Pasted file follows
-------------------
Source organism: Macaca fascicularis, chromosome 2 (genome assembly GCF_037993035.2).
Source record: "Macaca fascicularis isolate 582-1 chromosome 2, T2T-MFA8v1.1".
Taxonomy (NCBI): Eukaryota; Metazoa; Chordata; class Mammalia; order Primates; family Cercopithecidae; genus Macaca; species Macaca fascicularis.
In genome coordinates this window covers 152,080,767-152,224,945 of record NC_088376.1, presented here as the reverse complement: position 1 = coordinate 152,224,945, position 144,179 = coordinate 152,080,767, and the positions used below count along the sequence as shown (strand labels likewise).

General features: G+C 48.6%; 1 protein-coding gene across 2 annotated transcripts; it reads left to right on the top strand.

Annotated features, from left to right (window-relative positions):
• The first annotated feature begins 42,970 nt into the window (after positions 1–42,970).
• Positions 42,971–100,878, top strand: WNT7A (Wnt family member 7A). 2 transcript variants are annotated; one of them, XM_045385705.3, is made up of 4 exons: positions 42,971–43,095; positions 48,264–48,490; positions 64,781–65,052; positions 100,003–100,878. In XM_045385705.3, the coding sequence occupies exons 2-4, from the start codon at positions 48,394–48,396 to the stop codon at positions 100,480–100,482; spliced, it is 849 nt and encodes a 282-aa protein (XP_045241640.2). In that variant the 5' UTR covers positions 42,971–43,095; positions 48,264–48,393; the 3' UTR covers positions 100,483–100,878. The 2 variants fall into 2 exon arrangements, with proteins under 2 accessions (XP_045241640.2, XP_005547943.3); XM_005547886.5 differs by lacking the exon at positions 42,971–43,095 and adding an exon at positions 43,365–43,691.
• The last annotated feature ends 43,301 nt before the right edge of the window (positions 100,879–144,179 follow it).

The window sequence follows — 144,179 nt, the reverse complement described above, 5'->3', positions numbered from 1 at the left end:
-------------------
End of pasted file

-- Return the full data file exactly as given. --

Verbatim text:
Source organism: Macaca fascicularis, chromosome 2 (genome assembly GCF_037993035.2).
Source record: "Macaca fascicularis isolate 582-1 chromosome 2, T2T-MFA8v1.1".
Taxonomy (NCBI): Eukaryota; Metazoa; Chordata; class Mammalia; order Primates; family Cercopithecidae; genus Macaca; species Macaca fascicularis.
In genome coordinates this window covers 152,080,767-152,224,945 of record NC_088376.1, presented here as the reverse complement: position 1 = coordinate 152,224,945, position 144,179 = coordinate 152,080,767, and the positions used below count along the sequence as shown (strand labels likewise).

General features: G+C 48.6%; 1 protein-coding gene across 2 annotated transcripts; it reads left to right on the top strand.

Annotated features, from left to right (window-relative positions):
• The first annotated feature begins 42,970 nt into the window (after positions 1–42,970).
• Positions 42,971–100,878, top strand: WNT7A (Wnt family member 7A). 2 transcript variants are annotated; one of them, XM_045385705.3, is made up of 4 exons: positions 42,971–43,095; positions 48,264–48,490; positions 64,781–65,052; positions 100,003–100,878. In XM_045385705.3, the coding sequence occupies exons 2-4, from the start codon at positions 48,394–48,396 to the stop codon at positions 100,480–100,482; spliced, it is 849 nt and encodes a 282-aa protein (XP_045241640.2). In that variant the 5' UTR covers positions 42,971–43,095; positions 48,264–48,393; the 3' UTR covers positions 100,483–100,878. The 2 variants fall into 2 exon arrangements, with proteins under 2 accessions (XP_045241640.2, XP_005547943.3); XM_005547886.5 differs by lacking the exon at positions 42,971–43,095 and adding an exon at positions 43,365–43,691.
• The last annotated feature ends 43,301 nt before the right edge of the window (positions 100,879–144,179 follow it).

The window sequence follows — 144,179 nt, the reverse complement described above, 5'->3', positions numbered from 1 at the left end: